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FEATURE


clean food service areas, and properly cleaned and disinfected surgical areas can still have problems with patients contracting HAIs.


Sometimes the cause has nothing to do with the cleanliness of the hospital. There have been cases where malfunctioning HVAC systems were dispersing germs and bacteria. For someone that is healthy and with a more stable immune system, the airborne germs and bacteria may have no impact. But for someone that is ill and recovering in a hospital, these airborne pathogens may be all that is needed to make them seriously ill.


Can You Think Yourself Sick? HAIs are serious and real, but now we have a new thing to consider when it comes to HAIs. A study presented in a white paper by Press Ganey, which provides medical facilities with patient experience measurements and performance analytics, reports that researchers have found a correlation between patients that ‘think’ the medical facility they are using is not cleaned thoroughly and the acquiring of hospital infections.


More specifically, according to the white paper, there is ‘a clear correlation between patients’ perception of cleanliness [in a hospital] . . . and the incidence of Methicillin-resistant Staphylococcus aureus (MRSA) and Clostridium difficile (C.diff),’ both serious illnesses that can be acquired by patients in a hospital.


Patients were asked a series of questions in an assessment of the healthcare provider. These questions ranged from how often their room and bathroom were kept clean to more serious questions such as if the patient was satisfied or unsatisfied, comfortable or uncomfortable, with the appearance of rooms in which medical procedures were performed or with the equipment used in these procedure rooms.


The white paper reported the following: “Hospitals that scored in the highest quintile for cleanliness had, on average, the lowest number of reported [HAI] infections. Similarly,


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hospitals where patients reported lower cleanliness scores tended toward the higher infection rates.”


Those patients who believed that cleanliness was not up to par in the medical facilities made comments to the researchers such as: “If they can’t keep the hospital clean, what other things that I can’t see might also be neglected?” This essentially is the ‘thought’ perception that patients developed about these hospitals. While the white paper did not state whether or not the hospitals perceived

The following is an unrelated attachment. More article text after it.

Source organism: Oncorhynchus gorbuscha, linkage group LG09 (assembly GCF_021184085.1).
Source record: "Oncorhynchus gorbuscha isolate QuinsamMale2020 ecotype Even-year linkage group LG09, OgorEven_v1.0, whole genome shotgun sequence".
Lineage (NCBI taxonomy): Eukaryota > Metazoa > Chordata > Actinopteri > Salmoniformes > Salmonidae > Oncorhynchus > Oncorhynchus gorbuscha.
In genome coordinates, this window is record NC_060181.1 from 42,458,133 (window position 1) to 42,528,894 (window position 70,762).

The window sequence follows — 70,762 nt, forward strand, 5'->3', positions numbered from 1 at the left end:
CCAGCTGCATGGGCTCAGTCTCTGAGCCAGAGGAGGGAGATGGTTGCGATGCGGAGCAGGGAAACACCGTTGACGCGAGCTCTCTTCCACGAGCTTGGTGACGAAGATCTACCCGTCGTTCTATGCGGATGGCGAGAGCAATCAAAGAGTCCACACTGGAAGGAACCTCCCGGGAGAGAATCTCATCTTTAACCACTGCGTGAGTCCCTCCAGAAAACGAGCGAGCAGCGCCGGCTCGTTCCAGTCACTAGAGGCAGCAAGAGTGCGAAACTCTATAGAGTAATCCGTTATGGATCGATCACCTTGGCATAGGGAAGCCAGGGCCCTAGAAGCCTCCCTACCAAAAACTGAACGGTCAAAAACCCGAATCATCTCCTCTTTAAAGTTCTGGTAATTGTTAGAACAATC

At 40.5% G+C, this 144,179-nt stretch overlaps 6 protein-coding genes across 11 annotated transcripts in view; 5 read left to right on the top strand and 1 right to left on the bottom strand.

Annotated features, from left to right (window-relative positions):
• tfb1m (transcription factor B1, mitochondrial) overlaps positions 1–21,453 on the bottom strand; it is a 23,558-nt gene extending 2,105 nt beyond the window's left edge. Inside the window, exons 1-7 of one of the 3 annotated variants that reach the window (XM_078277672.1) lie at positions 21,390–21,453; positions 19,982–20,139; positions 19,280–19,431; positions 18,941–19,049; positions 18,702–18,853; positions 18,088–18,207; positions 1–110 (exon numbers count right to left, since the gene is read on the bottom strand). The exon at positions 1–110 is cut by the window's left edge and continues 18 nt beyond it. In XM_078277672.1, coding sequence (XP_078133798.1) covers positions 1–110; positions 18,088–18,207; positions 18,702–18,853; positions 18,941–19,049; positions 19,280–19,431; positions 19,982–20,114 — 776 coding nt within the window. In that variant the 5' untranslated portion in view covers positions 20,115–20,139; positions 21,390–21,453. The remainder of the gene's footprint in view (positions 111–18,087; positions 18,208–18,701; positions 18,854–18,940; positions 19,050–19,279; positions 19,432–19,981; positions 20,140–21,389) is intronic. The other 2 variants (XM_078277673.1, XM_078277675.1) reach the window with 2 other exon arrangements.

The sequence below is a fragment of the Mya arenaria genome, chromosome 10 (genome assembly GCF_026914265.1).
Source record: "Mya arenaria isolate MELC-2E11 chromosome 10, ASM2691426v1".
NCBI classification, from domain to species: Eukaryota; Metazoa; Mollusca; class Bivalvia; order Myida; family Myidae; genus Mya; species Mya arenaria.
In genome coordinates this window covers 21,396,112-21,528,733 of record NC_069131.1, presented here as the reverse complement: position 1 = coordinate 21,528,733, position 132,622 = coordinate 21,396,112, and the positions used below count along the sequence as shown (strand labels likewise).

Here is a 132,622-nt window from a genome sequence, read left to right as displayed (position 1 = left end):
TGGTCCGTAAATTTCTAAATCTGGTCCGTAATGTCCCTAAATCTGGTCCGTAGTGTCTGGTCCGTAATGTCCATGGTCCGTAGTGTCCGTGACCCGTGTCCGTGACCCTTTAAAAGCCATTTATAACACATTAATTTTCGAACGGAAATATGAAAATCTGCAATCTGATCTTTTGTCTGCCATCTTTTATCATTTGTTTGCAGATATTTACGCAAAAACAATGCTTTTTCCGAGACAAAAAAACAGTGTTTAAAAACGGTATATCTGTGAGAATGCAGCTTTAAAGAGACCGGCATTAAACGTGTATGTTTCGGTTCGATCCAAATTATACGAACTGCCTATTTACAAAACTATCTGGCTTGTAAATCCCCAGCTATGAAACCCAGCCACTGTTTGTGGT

evaluate cleanliness. • Establish cleaning best practices.


• Recognise the important role that housekeeping departments (known in hospitals as environmental services) play in the cleanliness of hospitals.


• Make consistent assessments and improvements in how the facility is cleaned, especially when it comes to preventing the spread of infection.


Stopping the Mop to


Stop HAIs Some manufacturers in the professional cleaning industry have helped medical facilities, as well as schools and a host of other types of locations, address this last point specifically. One way the Women and Children’s Hospital in Charleston, West Virginia, (US) tackled its HAI problem was to stop mopping floors. Yes, you read that correctly: it stopped mopping floors.


“Researchers have found a


correlation between patients tat ‘tink’ te medical facility tey are using


is not cleaned toroughly and te acquiring of hospital infections.”


as poorly maintained were indeed less clean — thus making it more likely for a HAI to occur — what the researchers did find is that, just by the patients believing that the hospital is not well maintained, HAI numbers do increase.


How to Change Perceptions Fortunately, the white paper did offer some recommendations to hospital administrators that could help prevent patients from believing facilities are not hygienically cleaned and maintained. Among the white paper’s suggestions were the following:


• Implement ongoing audits to


This hospital became aware of studies that found that mopping floors can actually spread contaminants. And because we have as many as 50 direct and indirect contacts with floors every day, if a floor is contaminated, the chances it can spread disease via cross-contamination are high, and this can have very serious consequences.


According to Donald Hammons, Housekeeping Services Manager at the hospital, in place of mopping floors, the hospital turned to Kaivac No-Touch cleaning systems. Using these systems, metered amounts of chemical are applied to floors as well as walls, counters, and scores of other surfaces. The same areas are then rinsed and the soils and moisture vacuumed up, completely removing the contaminants from the area cleaned.


“We found the [no-touch cleaning system] to be much more thorough than using traditional cleaning tools,” said Hammons. “But what is most important, we have found a way to effectively remove — not spread — contaminants from our hospital floors.”


www.kaivac-emea.com - 19 -


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